US Senate votes to give Democrats majority on telecom regulator

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US Senate votes to give Democrats majority on telecom regulator © Reuters. FILE PHOTO: The U.S. Capitol dome is seen from the Russell Senate Office Building on Capitol Hill in Washington, U.S., April 19, 2023. REUTERS/Sarah Silbiger

By David Shepardson

WASHINGTON (Reuters) – The U.S. Senate voted Thursday to approve President Joe Biden’s nominee for a key fifth seat on the Federal Communications Commission (FCC), giving Democrats a majority on the telecommunications regulator.

The Senate voted 55-43 to confirm Anna Gomez, a Democratic telecommunications attorney who serves as a senior adviser for the State Department’s Bureau of Cyberspace and Digital Policy.

Since January 2021, the FCC has been deadlocked 2-2, stalling Democrats’ efforts to reinstate landmark net neutrality rules revoked under Republican then-President Donald Trump and to pursue other priorities.

In July 2021, Biden signed an executive order encouraging the FCC to reinstate net neutrality rules adopted under Democratic President Barack Obama in 2015.

Biden’s first nominee for the open seat, former FCC official Gigi Sohn, withdrew in March after three hearings. She blamed industry opponents for scuttling her nomination.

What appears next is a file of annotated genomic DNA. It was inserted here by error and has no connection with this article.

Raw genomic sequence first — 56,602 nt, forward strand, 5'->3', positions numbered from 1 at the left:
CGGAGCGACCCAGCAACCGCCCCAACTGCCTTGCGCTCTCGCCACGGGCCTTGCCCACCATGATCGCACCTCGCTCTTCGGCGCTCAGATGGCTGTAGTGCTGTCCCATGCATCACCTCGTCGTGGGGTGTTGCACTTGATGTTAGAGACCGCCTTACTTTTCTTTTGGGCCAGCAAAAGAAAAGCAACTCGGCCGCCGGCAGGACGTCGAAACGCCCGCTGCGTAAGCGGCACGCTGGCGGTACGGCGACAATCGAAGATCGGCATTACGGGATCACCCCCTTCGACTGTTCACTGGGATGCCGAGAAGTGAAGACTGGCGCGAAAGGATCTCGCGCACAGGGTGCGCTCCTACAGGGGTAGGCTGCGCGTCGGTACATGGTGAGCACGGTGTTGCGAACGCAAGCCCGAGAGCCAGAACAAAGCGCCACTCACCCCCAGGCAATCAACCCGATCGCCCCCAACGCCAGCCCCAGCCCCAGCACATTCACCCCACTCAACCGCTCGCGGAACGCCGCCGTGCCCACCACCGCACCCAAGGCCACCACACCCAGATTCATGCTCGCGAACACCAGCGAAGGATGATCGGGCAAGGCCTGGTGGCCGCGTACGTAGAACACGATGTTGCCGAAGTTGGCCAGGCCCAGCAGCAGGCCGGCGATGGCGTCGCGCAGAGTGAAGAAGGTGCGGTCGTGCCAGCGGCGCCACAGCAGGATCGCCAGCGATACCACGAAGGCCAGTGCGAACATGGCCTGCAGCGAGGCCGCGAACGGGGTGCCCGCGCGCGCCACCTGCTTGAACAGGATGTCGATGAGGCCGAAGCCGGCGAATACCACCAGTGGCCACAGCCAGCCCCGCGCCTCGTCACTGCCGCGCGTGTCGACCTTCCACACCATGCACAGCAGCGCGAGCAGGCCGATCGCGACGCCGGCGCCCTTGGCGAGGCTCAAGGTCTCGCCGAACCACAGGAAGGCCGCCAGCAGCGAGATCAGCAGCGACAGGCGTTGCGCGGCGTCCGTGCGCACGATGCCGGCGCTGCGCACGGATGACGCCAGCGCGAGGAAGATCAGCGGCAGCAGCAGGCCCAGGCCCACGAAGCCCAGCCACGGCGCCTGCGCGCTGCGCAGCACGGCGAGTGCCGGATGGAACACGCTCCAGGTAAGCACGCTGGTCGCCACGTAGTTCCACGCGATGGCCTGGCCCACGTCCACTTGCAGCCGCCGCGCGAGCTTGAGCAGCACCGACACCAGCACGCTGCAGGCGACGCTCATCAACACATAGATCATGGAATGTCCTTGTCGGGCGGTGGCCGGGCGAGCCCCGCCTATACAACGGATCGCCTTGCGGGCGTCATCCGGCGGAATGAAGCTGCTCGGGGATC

Another big issue for the FCC is the fate of a subsidy program for internet users. Congress awarded $14.2 billion in 2021 for a $30 per month voucher for low-income families to use toward any internet service plan of their choosing.

More than 20 million American households have signed up for the program to date. FCC Chair Jessica Rosenworcel said in May she expects the program will run out of money early next year absent congressional action.

The FCC has been involved in a number of issues surrounding Chinese telecom companies.

In 2019, the FCC voted to deny state-owned Chinese telecom firm China Mobile (NYSE:) the right to provide U.S. services and later withdrew U.S. authorizations for several other Chinese telecom carriers, including China Telecom (NYSE:).

On Wednesday, Rosenworcel asked U.S. agencies to consider declaring that Chinese companies including Quectel and Fibocom Wireless pose unacceptable national security risks.

The FCC said last month it would publicly release comments on a bid by an advocacy group to deny the renewal of a license for Fox Television Stations’ Philadelphia station, saying Fox News aired “false information about election fraud” about the 2020 presidential election.

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